More than 90% of Thailand's population is Buddhist.[8] Buddhist beliefs, especially in northern Thailand, contribute to community acceptance of prostitution and sex trafficking. Thai Buddhists hold that "each person’s soul inhabits many physical bodies over time, with the quality of each life influenced by the soul's store of merit".[5] Merit can be earned by providing aid to one's parents, which can be through earnings from sex work, despite the nature of the work itself.[5] The merit gained would, in essence, bless the girls and young women in their next life, negating the effects of having been a sex worker. Nearly US$300 million is transferred yearly by trafficked women engaged in prostitution back to their families in Thailand.[citation needed]

Sex industry in Thailand[edit]

In Thailand, close to 40,000 children under the age of 16 are believed to be in the sex trade, working in clubs, bars, and brothels.[6] A survey in 1998 showed that 54.01% of these workers were in the north, 28.9% in the northeast, and 9.67% in the central region.[6] Prostitution of trafficked and native peoples is a very lucrative business. "Between 1993 and 1995 it is estimated that prostitution produced an annual income between 22.5 and 27 billion dollars alone."[6]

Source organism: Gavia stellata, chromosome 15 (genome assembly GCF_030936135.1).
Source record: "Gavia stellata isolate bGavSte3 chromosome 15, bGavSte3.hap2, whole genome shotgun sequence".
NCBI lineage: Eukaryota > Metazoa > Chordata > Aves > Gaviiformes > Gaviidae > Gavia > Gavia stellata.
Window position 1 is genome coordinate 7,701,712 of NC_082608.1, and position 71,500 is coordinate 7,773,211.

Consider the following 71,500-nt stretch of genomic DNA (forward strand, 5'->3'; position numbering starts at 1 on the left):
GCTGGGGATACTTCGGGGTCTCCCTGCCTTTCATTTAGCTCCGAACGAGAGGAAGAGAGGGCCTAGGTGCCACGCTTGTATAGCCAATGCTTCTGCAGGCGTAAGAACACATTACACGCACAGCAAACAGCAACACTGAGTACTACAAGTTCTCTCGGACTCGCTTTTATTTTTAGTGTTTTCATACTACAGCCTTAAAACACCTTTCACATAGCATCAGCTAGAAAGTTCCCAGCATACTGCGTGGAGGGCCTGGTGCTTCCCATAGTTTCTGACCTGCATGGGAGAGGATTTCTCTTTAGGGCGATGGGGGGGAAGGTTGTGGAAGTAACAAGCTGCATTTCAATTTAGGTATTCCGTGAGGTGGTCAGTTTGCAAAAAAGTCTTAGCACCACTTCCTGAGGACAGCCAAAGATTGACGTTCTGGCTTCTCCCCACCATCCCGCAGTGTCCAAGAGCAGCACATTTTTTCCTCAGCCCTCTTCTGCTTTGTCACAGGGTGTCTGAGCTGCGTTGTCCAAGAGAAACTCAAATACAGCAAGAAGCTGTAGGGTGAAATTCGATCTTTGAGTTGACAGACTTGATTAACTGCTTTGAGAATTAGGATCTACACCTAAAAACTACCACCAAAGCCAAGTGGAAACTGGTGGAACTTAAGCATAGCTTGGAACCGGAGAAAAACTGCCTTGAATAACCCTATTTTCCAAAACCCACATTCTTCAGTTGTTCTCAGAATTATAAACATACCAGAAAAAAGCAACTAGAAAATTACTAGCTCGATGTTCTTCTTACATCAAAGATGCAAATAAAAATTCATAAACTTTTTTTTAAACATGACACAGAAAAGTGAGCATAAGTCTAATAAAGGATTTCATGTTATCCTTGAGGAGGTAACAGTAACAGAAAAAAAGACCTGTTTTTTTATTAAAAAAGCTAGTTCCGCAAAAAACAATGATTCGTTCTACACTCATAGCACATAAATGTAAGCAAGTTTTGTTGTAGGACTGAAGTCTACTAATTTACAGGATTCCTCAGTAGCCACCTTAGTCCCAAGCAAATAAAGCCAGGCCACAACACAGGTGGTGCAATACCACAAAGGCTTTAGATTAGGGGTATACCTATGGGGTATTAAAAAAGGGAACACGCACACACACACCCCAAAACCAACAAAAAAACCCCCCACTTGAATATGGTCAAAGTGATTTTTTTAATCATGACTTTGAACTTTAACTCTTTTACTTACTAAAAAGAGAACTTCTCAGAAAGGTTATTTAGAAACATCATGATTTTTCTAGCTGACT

Methods used by traffickers[edit]

Common methods of trafficking include, but are not limited to, physical force, coercion such as debt relief for family, job, marriage, threats, and passport theft. Girls can also be kidnapped or lured into the industry by promises of high paying work as dancers, waitresses, domestic servants, or sale representatives.[6]

Recruitment is another method commonly used by traffickers. Girls are recruited at a young age into the sex industry, often by former prostitutes who are agents of a brothel or "massage parlor".[6] These agents have a specific agenda. They scout poor villages and when a potential candidate is found, the agent offers a down payment for the girl to her parents.[6] The agent returns when the girl is 12 to make the final payment and to pick up the "goods".[6]